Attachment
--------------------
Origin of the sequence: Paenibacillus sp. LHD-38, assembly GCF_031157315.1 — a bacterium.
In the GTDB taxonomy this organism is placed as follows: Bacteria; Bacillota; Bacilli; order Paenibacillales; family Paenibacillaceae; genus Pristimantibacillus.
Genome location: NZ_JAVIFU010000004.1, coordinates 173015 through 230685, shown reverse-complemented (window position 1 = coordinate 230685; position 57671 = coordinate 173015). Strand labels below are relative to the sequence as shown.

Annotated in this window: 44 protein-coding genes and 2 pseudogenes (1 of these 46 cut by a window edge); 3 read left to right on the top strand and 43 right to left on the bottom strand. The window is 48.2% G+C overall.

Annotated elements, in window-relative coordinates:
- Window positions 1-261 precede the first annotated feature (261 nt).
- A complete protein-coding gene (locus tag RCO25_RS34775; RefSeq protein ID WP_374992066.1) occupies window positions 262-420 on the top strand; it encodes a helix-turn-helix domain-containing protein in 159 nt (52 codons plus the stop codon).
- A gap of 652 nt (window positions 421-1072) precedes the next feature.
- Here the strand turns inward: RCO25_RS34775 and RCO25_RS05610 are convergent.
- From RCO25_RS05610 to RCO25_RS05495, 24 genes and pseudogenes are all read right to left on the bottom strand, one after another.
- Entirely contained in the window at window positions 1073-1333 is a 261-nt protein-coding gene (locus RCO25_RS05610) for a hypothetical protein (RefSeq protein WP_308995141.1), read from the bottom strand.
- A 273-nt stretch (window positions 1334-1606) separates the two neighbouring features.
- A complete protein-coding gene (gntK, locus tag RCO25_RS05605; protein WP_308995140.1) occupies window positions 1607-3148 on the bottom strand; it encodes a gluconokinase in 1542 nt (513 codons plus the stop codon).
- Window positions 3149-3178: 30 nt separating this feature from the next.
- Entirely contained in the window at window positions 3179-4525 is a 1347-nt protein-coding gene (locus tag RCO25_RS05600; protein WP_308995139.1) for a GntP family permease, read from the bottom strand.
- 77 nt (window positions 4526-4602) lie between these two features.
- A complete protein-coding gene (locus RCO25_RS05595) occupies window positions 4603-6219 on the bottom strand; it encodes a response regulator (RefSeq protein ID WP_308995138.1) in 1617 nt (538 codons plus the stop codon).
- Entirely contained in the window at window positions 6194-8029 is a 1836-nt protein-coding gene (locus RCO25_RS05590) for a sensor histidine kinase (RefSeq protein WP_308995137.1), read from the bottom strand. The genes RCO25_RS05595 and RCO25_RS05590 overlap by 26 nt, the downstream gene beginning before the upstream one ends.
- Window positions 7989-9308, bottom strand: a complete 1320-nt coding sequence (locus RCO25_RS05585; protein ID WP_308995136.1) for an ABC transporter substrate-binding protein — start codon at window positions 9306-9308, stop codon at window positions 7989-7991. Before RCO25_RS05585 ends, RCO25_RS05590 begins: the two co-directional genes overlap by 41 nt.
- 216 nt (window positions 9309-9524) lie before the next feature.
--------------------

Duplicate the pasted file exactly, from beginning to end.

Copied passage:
Origin of the sequence: Paenibacillus sp. LHD-38, assembly GCF_031157315.1 — a bacterium.
In the GTDB taxonomy this organism is placed as follows: Bacteria; Bacillota; Bacilli; order Paenibacillales; family Paenibacillaceae; genus Pristimantibacillus.
Genome location: NZ_JAVIFU010000004.1, coordinates 173015 through 230685, shown reverse-complemented (window position 1 = coordinate 230685; position 57671 = coordinate 173015). Strand labels below are relative to the sequence as shown.

Annotated in this window: 44 protein-coding genes and 2 pseudogenes (1 of these 46 cut by a window edge); 3 read left to right on the top strand and 43 right to left on the bottom strand. The window is 48.2% G+C overall.

Annotated elements, in window-relative coordinates:
- Window positions 1-261 precede the first annotated feature (261 nt).
- A complete protein-coding gene (locus tag RCO25_RS34775; RefSeq protein ID WP_374992066.1) occupies window positions 262-420 on the top strand; it encodes a helix-turn-helix domain-containing protein in 159 nt (52 codons plus the stop codon).
- A gap of 652 nt (window positions 421-1072) precedes the next feature.
- Here the strand turns inward: RCO25_RS34775 and RCO25_RS05610 are convergent.
- From RCO25_RS05610 to RCO25_RS05495, 24 genes and pseudogenes are all read right to left on the bottom strand, one after another.
- Entirely contained in the window at window positions 1073-1333 is a 261-nt protein-coding gene (locus RCO25_RS05610) for a hypothetical protein (RefSeq protein WP_308995141.1), read from the bottom strand.
- A 273-nt stretch (window positions 1334-1606) separates the two neighbouring features.
- A complete protein-coding gene (gntK, locus tag RCO25_RS05605; protein WP_308995140.1) occupies window positions 1607-3148 on the bottom strand; it encodes a gluconokinase in 1542 nt (513 codons plus the stop codon).
- Window positions 3149-3178: 30 nt separating this feature from the next.
- Entirely contained in the window at window positions 3179-4525 is a 1347-nt protein-coding gene (locus tag RCO25_RS05600; protein WP_308995139.1) for a GntP family permease, read from the bottom strand.
- 77 nt (window positions 4526-4602) lie between these two features.
- A complete protein-coding gene (locus RCO25_RS05595) occupies window positions 4603-6219 on the bottom strand; it encodes a response regulator (RefSeq protein ID WP_308995138.1) in 1617 nt (538 codons plus the stop codon).
- Entirely contained in the window at window positions 6194-8029 is a 1836-nt protein-coding gene (locus RCO25_RS05590) for a sensor histidine kinase (RefSeq protein WP_308995137.1), read from the bottom strand. The genes RCO25_RS05595 and RCO25_RS05590 overlap by 26 nt, the downstream gene beginning before the upstream one ends.
- Window positions 7989-9308, bottom strand: a complete 1320-nt coding sequence (locus RCO25_RS05585; protein ID WP_308995136.1) for an ABC transporter substrate-binding protein — start codon at window positions 9306-9308, stop codon at window positions 7989-7991. Before RCO25_RS05585 ends, RCO25_RS05590 begins: the two co-directional genes overlap by 41 nt.
- 216 nt (window positions 9309-9524) lie before the next feature.